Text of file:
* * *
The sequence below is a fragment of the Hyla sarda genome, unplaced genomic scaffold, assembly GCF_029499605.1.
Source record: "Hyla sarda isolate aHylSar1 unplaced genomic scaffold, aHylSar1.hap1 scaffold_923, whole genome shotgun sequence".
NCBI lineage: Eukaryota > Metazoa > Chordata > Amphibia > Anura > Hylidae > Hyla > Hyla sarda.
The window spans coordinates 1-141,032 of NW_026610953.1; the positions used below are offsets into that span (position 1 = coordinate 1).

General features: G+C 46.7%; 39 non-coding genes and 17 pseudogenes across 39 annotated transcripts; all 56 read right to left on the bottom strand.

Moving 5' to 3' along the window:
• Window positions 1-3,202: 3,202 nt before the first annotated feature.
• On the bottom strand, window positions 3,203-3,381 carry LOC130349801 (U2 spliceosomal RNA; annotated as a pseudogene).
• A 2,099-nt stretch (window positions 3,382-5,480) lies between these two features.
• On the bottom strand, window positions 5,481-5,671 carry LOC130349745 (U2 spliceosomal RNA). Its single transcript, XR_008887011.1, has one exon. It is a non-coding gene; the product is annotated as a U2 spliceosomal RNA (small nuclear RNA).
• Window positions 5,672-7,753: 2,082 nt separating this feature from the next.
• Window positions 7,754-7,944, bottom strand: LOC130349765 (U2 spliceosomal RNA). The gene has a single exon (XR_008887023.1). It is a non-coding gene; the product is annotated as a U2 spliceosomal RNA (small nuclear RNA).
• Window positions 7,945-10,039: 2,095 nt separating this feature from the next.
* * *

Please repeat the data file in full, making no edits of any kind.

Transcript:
The sequence below is a fragment of the Hyla sarda genome, unplaced genomic scaffold, assembly GCF_029499605.1.
Source record: "Hyla sarda isolate aHylSar1 unplaced genomic scaffold, aHylSar1.hap1 scaffold_923, whole genome shotgun sequence".
NCBI lineage: Eukaryota > Metazoa > Chordata > Amphibia > Anura > Hylidae > Hyla > Hyla sarda.
The window spans coordinates 1-141,032 of NW_026610953.1; the positions used below are offsets into that span (position 1 = coordinate 1).

General features: G+C 46.7%; 39 non-coding genes and 17 pseudogenes across 39 annotated transcripts; all 56 read right to left on the bottom strand.

Moving 5' to 3' along the window:
• Window positions 1-3,202: 3,202 nt before the first annotated feature.
• On the bottom strand, window positions 3,203-3,381 carry LOC130349801 (U2 spliceosomal RNA; annotated as a pseudogene).
• A 2,099-nt stretch (window positions 3,382-5,480) lies between these two features.
• On the bottom strand, window positions 5,481-5,671 carry LOC130349745 (U2 spliceosomal RNA). Its single transcript, XR_008887011.1, has one exon. It is a non-coding gene; the product is annotated as a U2 spliceosomal RNA (small nuclear RNA).
• Window positions 5,672-7,753: 2,082 nt separating this feature from the next.
• Window positions 7,754-7,944, bottom strand: LOC130349765 (U2 spliceosomal RNA). The gene has a single exon (XR_008887023.1). It is a non-coding gene; the product is annotated as a U2 spliceosomal RNA (small nuclear RNA).
• Window positions 7,945-10,039: 2,095 nt separating this feature from the next.